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Bible Commentaries

Sutcliffe's Commentary on the Old and New Testaments

Psalms 17

Verses 1-15

Psalms 17:3 . Thou hast tried me. Vulgate, Igne me examinâsti, Thou hast proved or tested me with fire, referring to the test of metals.

Psalms 17:14 . Men which have their portion in this life, as in Luke 16:25. The holy patriarchs, on the contrary, expected their portion in the life to come, and died believing in the promises. The Lord kept David under the shadow of his wings, safe from Saul’s lions, that lurked for his life.


We are taught to carry all our troubles to the Lord, and to labour after sincerity of heart. God is a Spirit, and must be worshipped in spirit and in truth. “A sense of the divine omniscience should regulate our words and thoughts. His eyes behold the things that are equal; he tries and proves us, and is intimately acquainted with our true character; therefore we should steadily purpose and resolve that our mouth shall not transgress, and that our words and thoughts shall be such as he approves.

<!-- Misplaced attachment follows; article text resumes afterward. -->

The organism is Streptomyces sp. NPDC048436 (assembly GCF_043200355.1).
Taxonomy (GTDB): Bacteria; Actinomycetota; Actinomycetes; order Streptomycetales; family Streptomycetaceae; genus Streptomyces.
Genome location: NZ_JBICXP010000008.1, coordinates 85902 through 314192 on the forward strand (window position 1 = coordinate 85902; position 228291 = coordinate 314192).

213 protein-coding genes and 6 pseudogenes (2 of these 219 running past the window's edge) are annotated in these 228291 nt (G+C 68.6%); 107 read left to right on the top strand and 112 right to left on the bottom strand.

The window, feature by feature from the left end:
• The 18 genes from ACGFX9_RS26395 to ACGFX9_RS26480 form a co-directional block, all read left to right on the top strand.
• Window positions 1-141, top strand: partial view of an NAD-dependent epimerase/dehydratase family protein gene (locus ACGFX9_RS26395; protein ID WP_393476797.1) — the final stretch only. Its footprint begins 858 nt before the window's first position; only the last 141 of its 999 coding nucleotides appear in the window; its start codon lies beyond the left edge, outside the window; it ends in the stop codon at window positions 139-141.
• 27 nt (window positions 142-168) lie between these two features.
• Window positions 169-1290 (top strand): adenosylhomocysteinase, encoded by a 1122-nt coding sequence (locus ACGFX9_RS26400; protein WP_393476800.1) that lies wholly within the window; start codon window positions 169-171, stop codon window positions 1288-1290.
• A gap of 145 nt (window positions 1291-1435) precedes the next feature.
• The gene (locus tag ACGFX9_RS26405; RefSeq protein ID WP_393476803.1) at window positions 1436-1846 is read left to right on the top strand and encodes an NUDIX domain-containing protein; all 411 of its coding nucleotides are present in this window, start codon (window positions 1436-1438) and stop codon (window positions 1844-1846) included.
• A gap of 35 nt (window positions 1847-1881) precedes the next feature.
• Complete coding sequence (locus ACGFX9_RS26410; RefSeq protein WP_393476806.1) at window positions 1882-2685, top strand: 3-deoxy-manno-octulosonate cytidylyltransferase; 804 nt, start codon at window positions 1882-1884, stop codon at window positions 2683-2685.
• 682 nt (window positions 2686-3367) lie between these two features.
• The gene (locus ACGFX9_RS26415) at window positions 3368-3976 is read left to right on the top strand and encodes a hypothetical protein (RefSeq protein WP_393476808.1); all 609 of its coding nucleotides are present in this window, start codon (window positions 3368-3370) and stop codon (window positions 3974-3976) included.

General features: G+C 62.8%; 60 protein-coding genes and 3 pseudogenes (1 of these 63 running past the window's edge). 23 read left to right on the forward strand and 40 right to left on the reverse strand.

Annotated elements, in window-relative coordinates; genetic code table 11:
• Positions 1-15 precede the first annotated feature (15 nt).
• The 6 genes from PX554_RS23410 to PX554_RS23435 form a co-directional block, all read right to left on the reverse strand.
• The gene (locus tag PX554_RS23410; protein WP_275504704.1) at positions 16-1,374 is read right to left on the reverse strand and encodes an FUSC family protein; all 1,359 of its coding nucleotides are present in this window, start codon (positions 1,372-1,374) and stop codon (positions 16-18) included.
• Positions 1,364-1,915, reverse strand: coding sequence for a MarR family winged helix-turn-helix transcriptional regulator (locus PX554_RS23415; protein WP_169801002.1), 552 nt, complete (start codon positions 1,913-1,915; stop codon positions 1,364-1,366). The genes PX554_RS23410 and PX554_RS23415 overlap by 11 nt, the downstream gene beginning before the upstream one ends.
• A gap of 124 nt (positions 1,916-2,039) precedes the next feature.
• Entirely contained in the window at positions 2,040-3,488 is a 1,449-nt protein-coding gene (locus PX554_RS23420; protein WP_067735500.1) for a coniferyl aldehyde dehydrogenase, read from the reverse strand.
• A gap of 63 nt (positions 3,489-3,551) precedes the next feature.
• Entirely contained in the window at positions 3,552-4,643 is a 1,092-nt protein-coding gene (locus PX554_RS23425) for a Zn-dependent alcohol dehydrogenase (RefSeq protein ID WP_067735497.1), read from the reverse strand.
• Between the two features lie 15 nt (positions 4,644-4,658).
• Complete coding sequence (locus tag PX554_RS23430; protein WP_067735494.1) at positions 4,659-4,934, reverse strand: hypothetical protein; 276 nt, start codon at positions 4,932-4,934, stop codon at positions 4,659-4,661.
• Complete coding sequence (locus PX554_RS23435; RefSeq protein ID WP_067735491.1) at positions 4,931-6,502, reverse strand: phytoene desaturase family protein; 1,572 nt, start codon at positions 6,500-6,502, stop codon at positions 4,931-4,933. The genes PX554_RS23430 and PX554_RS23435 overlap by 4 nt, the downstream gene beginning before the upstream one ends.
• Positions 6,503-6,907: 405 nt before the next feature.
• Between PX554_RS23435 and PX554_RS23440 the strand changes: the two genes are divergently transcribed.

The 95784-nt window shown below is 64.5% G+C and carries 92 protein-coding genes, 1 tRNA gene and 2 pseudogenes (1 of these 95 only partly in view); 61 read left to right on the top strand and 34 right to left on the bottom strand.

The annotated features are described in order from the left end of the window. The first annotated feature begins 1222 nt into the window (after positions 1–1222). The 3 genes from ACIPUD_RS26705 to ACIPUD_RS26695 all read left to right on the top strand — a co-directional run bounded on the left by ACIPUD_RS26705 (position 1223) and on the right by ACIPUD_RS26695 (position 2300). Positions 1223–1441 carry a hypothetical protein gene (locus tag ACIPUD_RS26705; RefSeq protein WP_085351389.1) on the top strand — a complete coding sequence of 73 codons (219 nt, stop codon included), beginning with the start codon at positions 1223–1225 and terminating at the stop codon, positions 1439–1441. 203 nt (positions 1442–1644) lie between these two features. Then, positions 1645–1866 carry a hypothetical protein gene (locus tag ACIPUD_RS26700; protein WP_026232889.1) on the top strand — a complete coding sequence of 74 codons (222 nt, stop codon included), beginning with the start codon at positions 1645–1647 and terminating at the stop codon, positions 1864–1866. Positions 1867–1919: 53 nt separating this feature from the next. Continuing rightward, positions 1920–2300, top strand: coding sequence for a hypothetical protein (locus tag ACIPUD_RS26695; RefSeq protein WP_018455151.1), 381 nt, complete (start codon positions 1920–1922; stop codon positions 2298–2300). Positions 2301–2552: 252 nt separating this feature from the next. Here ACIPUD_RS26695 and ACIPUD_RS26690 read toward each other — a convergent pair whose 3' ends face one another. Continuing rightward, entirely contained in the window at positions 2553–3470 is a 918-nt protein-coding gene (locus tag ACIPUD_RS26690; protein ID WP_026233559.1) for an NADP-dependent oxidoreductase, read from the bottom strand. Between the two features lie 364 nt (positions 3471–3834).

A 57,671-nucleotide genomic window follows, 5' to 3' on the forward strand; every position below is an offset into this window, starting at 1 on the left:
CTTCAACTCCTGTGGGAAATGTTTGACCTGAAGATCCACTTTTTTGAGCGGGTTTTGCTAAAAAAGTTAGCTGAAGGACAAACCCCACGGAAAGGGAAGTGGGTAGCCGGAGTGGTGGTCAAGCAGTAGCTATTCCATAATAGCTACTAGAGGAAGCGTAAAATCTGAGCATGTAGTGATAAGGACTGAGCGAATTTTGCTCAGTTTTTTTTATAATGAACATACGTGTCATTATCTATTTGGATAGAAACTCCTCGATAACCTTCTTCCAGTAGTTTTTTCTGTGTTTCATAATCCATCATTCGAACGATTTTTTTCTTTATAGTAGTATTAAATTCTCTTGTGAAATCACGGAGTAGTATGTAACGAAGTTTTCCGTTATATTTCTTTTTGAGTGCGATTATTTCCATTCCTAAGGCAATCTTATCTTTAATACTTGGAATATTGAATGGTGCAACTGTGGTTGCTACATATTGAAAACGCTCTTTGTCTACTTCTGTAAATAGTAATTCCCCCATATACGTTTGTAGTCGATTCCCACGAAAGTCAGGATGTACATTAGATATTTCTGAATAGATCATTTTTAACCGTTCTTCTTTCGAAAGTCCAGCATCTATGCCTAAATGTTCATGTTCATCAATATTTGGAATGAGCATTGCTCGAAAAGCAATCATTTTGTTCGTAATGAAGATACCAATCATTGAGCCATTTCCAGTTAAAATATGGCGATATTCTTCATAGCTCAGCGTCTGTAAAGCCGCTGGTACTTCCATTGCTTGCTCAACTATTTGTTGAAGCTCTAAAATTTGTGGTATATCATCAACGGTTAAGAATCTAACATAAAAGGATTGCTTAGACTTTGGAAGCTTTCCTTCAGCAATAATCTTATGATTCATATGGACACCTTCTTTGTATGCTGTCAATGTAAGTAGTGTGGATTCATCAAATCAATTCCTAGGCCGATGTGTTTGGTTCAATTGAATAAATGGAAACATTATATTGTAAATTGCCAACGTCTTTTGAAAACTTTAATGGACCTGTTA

To arm us against temptation, let us consider that the path of sin is the path of the destroyer. It is the way of Satan, who was a destroyer from the beginning, and who still leads to destruction. Let us attend to the words of God, that we may learn our danger and our duty, and pray that he would hold us up and preserve us, even when we have formed the best resolutions; then we may hope that he will guard us with the greatest care and tenderness.

It is comfortable to think, that the bitterest and most powerful enemies are only a sword in God’s hand, his instruments in chastising his people. He manages them as he pleaseth; they can do nothing without his leave, and cannot exceed his commission. The wrath of man therefore shall praise him, and the remainder of wrath he will restrain.

Let us often meditate on this sublime and delightful view of heaven, this bright abridgment of future blessedness. It consists in seeing and knowing God; in being like him, and transformed into his spotless image. This will yield us entire satisfaction, when nothing else can; and the hope of it should reconcile us to the prosperity of the wicked, and to our own troubles; and engage us to purify ourselves even as He is pure, since none but the pure in heart shall see God.” ORTON.

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Bibliographical Information
Sutcliffe, Joseph. "Commentary on Psalms 17". Sutcliffe's Commentary on the Old and New Testaments. 1835.